This Day in History: Marc Bazin

On this day in Caribbean history, June 8, 1993, Premier Marc L. Bazin resigned unexpectedly after losing a power struggle with the nation’s military rulers. A World Bank official, former United Nations functionary and Haitian Minister of Finance and Economy under the dictatorship of Jean-Claude Duvalier, was prime minister of Haiti appointed on June 4, 1992 by the military government that had seized power on September 30, 1991.

Bazin was considered to be the favorite Haitian presidential candidate of the George H. W. Bush administration and the upper class population of Haiti. When the country could no longer last in foreign relations as a military dictatorship and had to open the government up to free elections in 1990, Bazin was seen as a front runner if the elections.

Bazin received 14% of the vote, Jean-Bertrand Aristide winning the Haitian general election, 1990–1991 with 67%. After nine months, Aristide was deposed by a military coup. In June 1992, the army appointed Bazin as acting president, resigning on June 8, 1993. With no successor named by Parliament or the army, and it was not clear whether the move would help efforts to restore ousted President Jean-Bertrand Aristide. The U.S. State Department, the U.N. envoy trying to restore democracy to Haiti, welcomed the news. Father Aristide said it may mean he could return from exile within days.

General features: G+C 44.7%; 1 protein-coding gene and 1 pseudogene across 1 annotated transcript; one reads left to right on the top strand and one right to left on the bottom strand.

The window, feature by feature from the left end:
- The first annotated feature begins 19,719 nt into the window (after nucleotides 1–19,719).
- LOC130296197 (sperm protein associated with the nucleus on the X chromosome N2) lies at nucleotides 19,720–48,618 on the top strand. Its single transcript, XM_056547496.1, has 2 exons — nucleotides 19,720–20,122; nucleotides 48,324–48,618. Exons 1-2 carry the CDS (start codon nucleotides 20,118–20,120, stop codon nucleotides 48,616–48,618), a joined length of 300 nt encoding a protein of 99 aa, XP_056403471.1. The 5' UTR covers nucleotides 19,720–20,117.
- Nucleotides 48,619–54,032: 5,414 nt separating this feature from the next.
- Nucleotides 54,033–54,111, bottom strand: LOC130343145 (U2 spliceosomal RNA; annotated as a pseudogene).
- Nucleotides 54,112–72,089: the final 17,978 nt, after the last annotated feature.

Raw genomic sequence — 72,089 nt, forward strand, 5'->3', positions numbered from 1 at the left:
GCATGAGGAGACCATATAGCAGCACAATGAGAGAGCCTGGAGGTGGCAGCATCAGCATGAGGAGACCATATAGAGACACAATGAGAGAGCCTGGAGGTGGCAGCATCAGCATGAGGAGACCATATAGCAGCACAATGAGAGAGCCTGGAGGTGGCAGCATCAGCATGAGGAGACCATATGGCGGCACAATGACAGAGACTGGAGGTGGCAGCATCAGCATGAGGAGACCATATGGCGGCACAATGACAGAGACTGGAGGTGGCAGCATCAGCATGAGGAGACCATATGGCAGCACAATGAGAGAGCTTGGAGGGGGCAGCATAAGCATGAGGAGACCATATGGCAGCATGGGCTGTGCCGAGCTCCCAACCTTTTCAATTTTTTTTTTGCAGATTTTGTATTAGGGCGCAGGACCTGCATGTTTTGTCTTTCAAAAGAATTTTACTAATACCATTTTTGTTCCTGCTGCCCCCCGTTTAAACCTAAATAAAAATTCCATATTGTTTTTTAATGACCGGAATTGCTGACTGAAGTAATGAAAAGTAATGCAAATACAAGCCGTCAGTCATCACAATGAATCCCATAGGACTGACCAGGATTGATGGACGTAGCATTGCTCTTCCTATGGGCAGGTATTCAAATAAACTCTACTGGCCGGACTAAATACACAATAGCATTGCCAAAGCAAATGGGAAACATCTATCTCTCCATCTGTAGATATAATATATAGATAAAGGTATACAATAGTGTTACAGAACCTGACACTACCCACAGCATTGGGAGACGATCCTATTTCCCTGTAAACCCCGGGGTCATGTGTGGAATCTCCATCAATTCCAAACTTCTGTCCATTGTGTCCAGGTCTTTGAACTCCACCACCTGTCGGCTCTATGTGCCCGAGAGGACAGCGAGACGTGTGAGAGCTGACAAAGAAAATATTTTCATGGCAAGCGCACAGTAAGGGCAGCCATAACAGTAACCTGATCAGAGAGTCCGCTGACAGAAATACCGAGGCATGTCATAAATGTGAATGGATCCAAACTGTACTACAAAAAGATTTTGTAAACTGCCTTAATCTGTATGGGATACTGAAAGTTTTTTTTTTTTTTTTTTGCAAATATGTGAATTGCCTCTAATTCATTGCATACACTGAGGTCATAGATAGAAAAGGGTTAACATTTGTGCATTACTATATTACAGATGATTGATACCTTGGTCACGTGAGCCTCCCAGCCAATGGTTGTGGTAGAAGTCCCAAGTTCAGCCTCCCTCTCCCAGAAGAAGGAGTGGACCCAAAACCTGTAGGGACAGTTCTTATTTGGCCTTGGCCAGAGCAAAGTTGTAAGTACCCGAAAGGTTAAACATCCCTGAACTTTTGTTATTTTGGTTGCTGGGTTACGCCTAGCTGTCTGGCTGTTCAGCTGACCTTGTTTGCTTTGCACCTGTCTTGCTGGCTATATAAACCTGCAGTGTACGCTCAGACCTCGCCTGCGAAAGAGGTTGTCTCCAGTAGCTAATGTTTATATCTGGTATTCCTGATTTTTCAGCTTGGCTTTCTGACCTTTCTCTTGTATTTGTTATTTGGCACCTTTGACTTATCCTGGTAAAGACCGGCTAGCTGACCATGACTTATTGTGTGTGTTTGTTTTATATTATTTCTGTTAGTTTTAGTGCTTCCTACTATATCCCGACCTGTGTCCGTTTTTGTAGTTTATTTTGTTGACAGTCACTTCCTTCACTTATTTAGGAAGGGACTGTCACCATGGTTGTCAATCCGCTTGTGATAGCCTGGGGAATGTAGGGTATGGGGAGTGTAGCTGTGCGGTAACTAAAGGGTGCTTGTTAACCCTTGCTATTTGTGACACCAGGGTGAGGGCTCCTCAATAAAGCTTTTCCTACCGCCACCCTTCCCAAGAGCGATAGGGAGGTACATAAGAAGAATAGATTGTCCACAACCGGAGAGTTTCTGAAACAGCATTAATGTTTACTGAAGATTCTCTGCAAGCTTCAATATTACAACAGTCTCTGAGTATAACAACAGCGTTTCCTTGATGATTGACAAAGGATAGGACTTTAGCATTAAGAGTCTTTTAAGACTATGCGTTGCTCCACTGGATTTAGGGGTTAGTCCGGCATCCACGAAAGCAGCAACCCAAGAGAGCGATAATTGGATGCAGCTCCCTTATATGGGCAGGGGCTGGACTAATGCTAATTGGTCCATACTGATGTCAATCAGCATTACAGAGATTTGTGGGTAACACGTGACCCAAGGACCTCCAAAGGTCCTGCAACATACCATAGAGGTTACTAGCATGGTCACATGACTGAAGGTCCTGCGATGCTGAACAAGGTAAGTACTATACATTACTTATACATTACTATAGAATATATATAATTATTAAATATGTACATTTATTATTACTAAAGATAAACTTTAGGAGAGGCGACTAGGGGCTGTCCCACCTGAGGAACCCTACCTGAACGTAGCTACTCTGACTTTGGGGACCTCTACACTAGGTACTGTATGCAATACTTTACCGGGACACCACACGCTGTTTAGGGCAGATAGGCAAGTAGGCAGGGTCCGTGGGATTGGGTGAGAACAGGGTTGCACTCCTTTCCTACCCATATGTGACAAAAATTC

In his resignation statement, Mr. Bazin cited unspecified “pressures” against his Cabinet. Mr. Bazin’s fall began Friday when he fired four Cabinet ministers, two of whom were backed by the military. The ministers balked at the dismissals and returned to their offices Monday.



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